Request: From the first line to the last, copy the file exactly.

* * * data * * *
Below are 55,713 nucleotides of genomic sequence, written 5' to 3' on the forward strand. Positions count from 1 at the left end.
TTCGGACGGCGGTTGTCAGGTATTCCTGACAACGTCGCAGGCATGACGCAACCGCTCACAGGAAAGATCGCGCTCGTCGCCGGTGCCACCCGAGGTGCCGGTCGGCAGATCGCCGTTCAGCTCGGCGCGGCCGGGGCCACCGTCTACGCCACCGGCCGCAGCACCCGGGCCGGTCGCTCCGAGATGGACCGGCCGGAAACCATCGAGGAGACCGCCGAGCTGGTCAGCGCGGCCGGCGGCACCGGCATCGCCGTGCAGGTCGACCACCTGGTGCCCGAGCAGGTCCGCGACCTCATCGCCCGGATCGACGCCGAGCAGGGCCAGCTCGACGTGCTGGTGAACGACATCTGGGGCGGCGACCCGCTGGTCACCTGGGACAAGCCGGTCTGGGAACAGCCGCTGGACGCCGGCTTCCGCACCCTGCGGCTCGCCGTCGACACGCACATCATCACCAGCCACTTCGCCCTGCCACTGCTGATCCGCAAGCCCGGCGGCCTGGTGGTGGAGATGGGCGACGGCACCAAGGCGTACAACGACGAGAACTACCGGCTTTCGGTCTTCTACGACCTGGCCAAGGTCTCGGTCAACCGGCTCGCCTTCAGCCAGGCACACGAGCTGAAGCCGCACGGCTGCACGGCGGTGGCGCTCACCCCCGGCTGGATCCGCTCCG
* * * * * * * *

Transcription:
Below are 55,713 nucleotides of genomic sequence, written 5' to 3' on the forward strand. Positions count from 1 at the left end.
TTCGGACGGCGGTTGTCAGGTATTCCTGACAACGTCGCAGGCATGACGCAACCGCTCACAGGAAAGATCGCGCTCGTCGCCGGTGCCACCCGAGGTGCCGGTCGGCAGATCGCCGTTCAGCTCGGCGCGGCCGGGGCCACCGTCTACGCCACCGGCCGCAGCACCCGGGCCGGTCGCTCCGAGATGGACCGGCCGGAAACCATCGAGGAGACCGCCGAGCTGGTCAGCGCGGCCGGCGGCACCGGCATCGCCGTGCAGGTCGACCACCTGGTGCCCGAGCAGGTCCGCGACCTCATCGCCCGGATCGACGCCGAGCAGGGCCAGCTCGACGTGCTGGTGAACGACATCTGGGGCGGCGACCCGCTGGTCACCTGGGACAAGCCGGTCTGGGAACAGCCGCTGGACGCCGGCTTCCGCACCCTGCGGCTCGCCGTCGACACGCACATCATCACCAGCCACTTCGCCCTGCCACTGCTGATCCGCAAGCCCGGCGGCCTGGTGGTGGAGATGGGCGACGGCACCAAGGCGTACAACGACGAGAACTACCGGCTTTCGGTCTTCTACGACCTGGCCAAGGTCTCGGTCAACCGGCTCGCCTTCAGCCAGGCACACGAGCTGAAGCCGCACGGCTGCACGGCGGTGGCGCTCACCCCCGGCTGGATCCGCTCCG